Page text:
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The Leadercast Podcast
The Leadercast Podcast

Episode · 4 years ago

6: The Power of Honesty in Personal Development w/ Mitch Rumppe

ABOUT THIS EPISODE

Mitch Rumppe, Associate Coach at The Whiteboard Room, shares stories of success and failure in personal development, focusing on the honesty it takes to see real results.  He shares creative ways organizations can test the effectiveness and see an early ROI from investing in personal development for their team.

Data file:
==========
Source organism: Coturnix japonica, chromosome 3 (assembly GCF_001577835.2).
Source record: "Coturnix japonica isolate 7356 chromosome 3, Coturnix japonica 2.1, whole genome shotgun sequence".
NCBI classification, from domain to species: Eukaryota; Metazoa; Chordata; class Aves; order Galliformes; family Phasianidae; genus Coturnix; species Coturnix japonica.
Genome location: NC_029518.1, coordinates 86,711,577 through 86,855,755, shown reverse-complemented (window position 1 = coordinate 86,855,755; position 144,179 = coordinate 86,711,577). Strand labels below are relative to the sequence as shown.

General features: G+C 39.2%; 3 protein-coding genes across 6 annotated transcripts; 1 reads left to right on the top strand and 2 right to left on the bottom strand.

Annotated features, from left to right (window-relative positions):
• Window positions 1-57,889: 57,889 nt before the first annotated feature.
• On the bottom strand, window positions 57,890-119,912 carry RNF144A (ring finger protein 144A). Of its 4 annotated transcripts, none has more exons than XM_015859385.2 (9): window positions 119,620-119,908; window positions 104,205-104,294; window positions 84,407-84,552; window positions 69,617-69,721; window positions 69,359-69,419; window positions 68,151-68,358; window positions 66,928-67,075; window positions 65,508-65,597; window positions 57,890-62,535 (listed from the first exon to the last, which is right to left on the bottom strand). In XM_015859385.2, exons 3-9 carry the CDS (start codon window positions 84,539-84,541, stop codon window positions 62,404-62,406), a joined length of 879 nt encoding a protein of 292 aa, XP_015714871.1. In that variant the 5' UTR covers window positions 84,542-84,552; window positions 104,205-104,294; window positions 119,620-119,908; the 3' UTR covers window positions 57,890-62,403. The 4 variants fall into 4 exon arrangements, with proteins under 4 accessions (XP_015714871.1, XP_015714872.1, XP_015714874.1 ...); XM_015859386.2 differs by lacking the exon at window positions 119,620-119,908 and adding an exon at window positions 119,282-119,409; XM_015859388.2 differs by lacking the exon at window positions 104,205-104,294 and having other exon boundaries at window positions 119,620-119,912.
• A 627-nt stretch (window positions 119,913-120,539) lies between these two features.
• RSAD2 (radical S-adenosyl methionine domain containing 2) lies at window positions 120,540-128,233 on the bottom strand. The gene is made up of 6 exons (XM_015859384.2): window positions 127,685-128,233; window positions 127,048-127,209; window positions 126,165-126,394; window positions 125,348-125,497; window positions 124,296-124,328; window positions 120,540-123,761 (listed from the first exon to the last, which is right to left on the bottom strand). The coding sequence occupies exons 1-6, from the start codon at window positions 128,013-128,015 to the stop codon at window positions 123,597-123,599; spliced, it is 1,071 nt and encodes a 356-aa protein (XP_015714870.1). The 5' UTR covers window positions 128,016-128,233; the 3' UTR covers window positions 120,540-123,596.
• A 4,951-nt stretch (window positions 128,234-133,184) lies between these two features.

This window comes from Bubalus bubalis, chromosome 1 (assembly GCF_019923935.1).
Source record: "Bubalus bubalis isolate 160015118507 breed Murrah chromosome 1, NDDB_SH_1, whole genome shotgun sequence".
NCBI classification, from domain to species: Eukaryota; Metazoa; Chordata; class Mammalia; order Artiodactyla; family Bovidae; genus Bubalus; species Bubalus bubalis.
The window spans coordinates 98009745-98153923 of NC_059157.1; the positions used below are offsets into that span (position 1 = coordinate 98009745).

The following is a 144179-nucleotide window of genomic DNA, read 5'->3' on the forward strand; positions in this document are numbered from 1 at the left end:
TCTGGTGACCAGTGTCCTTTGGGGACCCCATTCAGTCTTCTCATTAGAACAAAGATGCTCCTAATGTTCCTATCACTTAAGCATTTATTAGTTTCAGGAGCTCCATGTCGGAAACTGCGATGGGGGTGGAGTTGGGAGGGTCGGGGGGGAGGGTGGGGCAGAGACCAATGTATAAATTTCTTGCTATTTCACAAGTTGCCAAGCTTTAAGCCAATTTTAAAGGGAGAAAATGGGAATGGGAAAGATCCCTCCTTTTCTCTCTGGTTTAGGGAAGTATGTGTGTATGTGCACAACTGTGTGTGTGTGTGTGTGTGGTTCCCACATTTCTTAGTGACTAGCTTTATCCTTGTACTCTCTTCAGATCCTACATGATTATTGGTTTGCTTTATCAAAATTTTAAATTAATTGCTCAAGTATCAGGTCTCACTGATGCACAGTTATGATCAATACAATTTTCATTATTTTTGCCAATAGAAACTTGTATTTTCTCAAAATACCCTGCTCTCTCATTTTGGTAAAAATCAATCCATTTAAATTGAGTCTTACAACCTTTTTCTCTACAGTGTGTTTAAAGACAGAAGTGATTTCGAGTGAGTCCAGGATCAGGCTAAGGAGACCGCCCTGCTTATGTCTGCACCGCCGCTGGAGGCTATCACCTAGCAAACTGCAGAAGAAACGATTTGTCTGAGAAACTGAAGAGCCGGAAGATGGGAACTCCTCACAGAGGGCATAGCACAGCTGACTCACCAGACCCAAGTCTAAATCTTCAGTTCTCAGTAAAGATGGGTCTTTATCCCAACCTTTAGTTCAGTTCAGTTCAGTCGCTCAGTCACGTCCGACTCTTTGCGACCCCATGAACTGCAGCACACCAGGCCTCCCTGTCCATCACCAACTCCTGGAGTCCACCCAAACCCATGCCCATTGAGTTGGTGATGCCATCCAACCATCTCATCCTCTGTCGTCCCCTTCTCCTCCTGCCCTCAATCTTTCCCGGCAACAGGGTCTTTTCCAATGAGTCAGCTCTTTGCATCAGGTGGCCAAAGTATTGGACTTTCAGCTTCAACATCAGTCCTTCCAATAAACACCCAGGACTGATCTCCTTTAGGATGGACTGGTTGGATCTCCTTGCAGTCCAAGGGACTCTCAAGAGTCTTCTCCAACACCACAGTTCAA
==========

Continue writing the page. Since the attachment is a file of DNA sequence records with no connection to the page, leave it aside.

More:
This is the leader cast podcast, helping you be a leader worth following. Okay, everyone, and welcome to the leader cast podcast. I'm Haley Panagakus, your host for this episode and content manager here at a leader cast and I am so excited to be chatting with our honored guests for today, Mitch Rumpe. Mitch is associate coach at the White Board Room, which is a coaching firm that exists to inspire people and companies to reach their personal potential for greatness. Leader cast has had the honor of having the White Board rooms founder, Kim Butler, as a speaker on our leader cast, now leadership video library, and we are thrilled to have Mitch here today. Mitch, welcome, thank you for being here. We're so excited to have you. Oh, it's my pleasure. This is a real honor and my love leader cast and it's really a privilege to come in and speak with you guys. Yeah, we're so excited. So I read that you're originally from Seattle and I'm curious what led you from Seattle to Atlanta and also into coaching in particular. Yeah, totally. I don't even know. I've been in Atlanta now for five years. And so I think if you would ask me five years ago, do you think you'll ever being Atlanta, I probably would have lasted you and been like no way, like, I don't I don't really know. I originally moved to Atlanta to help start the square church in Atlanta, Georgia, and that's really what brought me to Atlanta. I still believe the northwest is best, except now, you know, I'm so used to the sun that when I go back to visit my parents, the gray is just awful. And so I feel like I'm finally adapting to the to the stouth. I'm really working hard to try to like start infusing y'all and to my regular vernacular. So and sweet tea. I mean there's just so many things out here there are so much better, like sweet tea, Fried Chicken, collared Greens. I had never had that before I came out to Atlanta, or Grit I didn't even know that's I didn't even know that existed. You know, it's like this is a breakfast food that I was unaware of. My goodness, it's not crazy, yeah, yeah, it is. And so I'm actually just fallen in love with Atlanta and the cool thing about Atlanta is just how it is just ever changing. It's changed. It feels like it's a different city every year. That ear. So I that's it's really exciting to me. So I started coaching alongside Kim and just through the church, through connection of the church. I wasn't asposed to a pastor of the church and then she was attending and we just got into a conversation. We were talking about, you know, helping people become the most vibrant versions of themselves, and I just begin to realize, like what you're talking about is my favorite thing about pasturing, it's my favorite thing about life, and I just really, really really want to kind of run with you because it is what it excites me the most, you know, walking someone, partnering with someone...